Designing Next-Gen Digital Learning Environments

Workshop Session 2

Brief Abstract

How might we engage students, faculty, and administrators to design next-gen digital learning environments? Too often, digital learning tools are selected based on known tools rather than what is actually needed to facilitate learning. In seeking to meet the widest range of needs, existing tools clutter the learning environment and obscure what is essential for students and faculty. In this workshop, participants will engage in a design thinking process to imagine and prototype next-generation digital learning environments. Through this process, participants will identify how existing and emerging technologies might remain relevant in today’s learning landscape.


Mike Goudzwaard is a Learning Designer for in-person and online courses at Dartmouth College and a mentor and supervisor in the college’s Learning Assistant program. He works with faculty to empower student learning through community engagement, emerging instructional pedagogy, and educational technology. Mike is the Lead Designer and Developer for Dartmouth's digital learning initiatives. He leads the Learning Design group of technologists, faculty developers, and pedagogy experts who work to align space and technical resources for learning at Dartmouth. Mike writes at

Additional Authors

Adam Finkelstein is currently an Educational Developer at Teaching and Learning Services at McGill University where he develops educational university-wide initiatives to improve teaching and learning. In his tenure at McGill, he has managed a team of instructional designers and multimedia programmers. He has developed many different types of award winning technology-enhanced teaching and learning projects for McGill including multimedia CD-ROMs, learning objects, simulations, and other on-line environments - including multiple previous implementations of McGill's learning management systems. His area of research interest includes the interrelationship of teaching and learning in physical (classroom, teaching and simulation labs) and virtual (online learning) environments. He has also been very much involved in the implementation of technology in education and instructional/learning design for on-line and face-to-face learning. Over the last few years he has been focused on designing innovative physical and virtual learning spaces. He is currently the Chair of two groups responsible for the selection, design and renovation of classrooms and teaching labs at McGill, including numerous new Active Learning Classrooms and Labs. He is also Team Lead for the design and delivery of McGill's first four Massive Open Online Courses (MOOCs).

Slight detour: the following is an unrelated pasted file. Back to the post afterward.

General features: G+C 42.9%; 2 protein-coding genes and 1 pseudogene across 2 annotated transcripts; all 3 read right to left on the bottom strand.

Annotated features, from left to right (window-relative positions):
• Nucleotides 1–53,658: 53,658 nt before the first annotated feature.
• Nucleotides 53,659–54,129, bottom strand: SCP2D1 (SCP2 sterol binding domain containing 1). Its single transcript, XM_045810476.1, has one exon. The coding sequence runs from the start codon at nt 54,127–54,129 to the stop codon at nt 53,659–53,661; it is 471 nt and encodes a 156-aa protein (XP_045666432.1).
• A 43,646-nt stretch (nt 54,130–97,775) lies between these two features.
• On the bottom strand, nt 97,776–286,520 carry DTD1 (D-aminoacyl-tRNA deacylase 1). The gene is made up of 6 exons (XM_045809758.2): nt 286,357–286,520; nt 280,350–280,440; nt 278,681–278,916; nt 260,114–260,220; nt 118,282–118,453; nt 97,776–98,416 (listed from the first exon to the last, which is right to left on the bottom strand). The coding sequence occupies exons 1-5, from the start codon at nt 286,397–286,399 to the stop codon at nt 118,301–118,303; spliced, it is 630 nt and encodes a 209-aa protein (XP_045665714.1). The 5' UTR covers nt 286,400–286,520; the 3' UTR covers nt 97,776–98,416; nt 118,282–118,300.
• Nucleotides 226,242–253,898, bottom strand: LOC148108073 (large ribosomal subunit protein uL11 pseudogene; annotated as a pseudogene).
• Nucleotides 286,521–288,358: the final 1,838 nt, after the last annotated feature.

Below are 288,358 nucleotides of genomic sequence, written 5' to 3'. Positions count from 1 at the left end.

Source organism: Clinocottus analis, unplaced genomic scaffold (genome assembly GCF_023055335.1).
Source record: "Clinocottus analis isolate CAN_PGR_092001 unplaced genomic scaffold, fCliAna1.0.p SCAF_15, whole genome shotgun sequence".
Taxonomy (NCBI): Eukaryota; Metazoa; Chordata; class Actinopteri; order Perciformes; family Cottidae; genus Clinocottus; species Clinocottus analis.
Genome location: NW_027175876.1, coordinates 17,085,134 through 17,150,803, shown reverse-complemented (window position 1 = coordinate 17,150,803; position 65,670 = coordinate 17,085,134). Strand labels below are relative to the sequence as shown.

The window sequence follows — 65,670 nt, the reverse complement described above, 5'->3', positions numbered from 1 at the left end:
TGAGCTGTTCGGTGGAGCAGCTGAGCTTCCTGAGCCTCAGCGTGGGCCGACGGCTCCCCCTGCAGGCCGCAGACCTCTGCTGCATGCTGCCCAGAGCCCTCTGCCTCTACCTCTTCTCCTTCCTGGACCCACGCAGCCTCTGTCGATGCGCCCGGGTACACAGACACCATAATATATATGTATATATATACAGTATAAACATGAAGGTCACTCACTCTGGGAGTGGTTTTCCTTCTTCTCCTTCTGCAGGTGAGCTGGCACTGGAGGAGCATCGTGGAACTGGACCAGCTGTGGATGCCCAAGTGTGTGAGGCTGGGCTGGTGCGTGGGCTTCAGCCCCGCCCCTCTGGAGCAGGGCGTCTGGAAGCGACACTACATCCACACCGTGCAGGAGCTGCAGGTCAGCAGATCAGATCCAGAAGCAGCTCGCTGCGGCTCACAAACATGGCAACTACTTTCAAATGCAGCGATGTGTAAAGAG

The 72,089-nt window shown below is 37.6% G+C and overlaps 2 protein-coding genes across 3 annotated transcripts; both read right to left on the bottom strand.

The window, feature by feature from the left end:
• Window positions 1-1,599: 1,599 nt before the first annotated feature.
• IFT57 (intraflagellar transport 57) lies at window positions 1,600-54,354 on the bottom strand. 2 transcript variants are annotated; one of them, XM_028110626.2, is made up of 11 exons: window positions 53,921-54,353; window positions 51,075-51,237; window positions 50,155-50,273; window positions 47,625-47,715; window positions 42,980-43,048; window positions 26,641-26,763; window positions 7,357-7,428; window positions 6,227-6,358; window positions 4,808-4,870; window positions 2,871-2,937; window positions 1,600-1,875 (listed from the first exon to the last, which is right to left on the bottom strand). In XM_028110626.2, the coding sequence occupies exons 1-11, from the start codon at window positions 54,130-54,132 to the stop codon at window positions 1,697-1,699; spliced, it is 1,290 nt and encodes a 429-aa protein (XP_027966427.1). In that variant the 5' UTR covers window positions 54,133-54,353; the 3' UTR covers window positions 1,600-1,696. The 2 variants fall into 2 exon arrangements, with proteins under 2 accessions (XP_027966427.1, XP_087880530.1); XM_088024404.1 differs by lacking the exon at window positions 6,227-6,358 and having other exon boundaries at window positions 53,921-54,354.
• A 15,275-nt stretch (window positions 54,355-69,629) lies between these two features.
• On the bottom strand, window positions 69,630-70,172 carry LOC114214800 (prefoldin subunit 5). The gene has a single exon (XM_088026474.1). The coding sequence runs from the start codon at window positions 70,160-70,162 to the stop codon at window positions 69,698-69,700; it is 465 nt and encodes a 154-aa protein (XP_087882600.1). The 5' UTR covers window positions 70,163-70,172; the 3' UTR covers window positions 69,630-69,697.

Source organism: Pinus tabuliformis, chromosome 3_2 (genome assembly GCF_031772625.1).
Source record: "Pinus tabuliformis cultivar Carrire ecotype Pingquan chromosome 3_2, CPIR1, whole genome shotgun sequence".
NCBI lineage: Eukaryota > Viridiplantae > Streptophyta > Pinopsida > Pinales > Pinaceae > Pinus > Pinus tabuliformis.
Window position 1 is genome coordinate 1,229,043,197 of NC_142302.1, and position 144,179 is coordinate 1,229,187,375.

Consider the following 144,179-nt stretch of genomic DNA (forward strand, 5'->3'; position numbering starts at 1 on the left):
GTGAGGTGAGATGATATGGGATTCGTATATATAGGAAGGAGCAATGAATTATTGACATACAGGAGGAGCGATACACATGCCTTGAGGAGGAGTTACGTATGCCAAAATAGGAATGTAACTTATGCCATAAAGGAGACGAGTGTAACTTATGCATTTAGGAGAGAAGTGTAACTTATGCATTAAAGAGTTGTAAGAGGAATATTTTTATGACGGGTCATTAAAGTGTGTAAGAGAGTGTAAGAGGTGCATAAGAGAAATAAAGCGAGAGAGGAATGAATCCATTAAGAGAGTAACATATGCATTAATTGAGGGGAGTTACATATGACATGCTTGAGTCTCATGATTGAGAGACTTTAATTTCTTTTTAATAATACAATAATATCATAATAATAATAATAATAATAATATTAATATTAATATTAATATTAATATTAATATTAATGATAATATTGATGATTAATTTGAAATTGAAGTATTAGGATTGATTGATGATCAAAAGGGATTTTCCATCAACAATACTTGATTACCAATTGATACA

Extended Abstract

One of the challenges with existing learning management systems (LMS) is that they are designed to support everything, from content organization to discussions, assessments, lecture capture and synchronous learning. This results in an overbuilt system with too many features that most teachers and students never use. 

The LMS offers the promise of more efficient teaching and better learning, however the edtech marketplace rarely delivers custom or flexible solutions that address both evolving or even fundamental programmatic needs. The results are tools and platforms that are overbuilt and prescriptive about how learning should happen. Next generation digital learning environments will need to focus on three characteristics to remain relevant: agility, simplicity, and interoperability.

In this workshop, participants will work in small groups to identify a digital learning challenge relevant to their own contexts and use the design thinking process to 1) empathize, 2) define, 3) ideate, 4) prototype, and 5) test in the development of next generation digital learning tools and environments. Facilitators will train participants in design thinking, model rapid-prototyping, and provide coaching and feedback to participants. 

Finally, this session will explore strategies to bring the design thinking process back to campuses and support the development and adoption of digital learning environments.

In this session, participants will:

  1. Articulate the challenges and limitations of existing digital learning tools and platforms.

  2. Identify a digital learning challenge that could be addressed with effective, appropriate tools and platforms.

  3. Utilize the design thinking process to imagine and prototype next generation digital learning tools and platforms.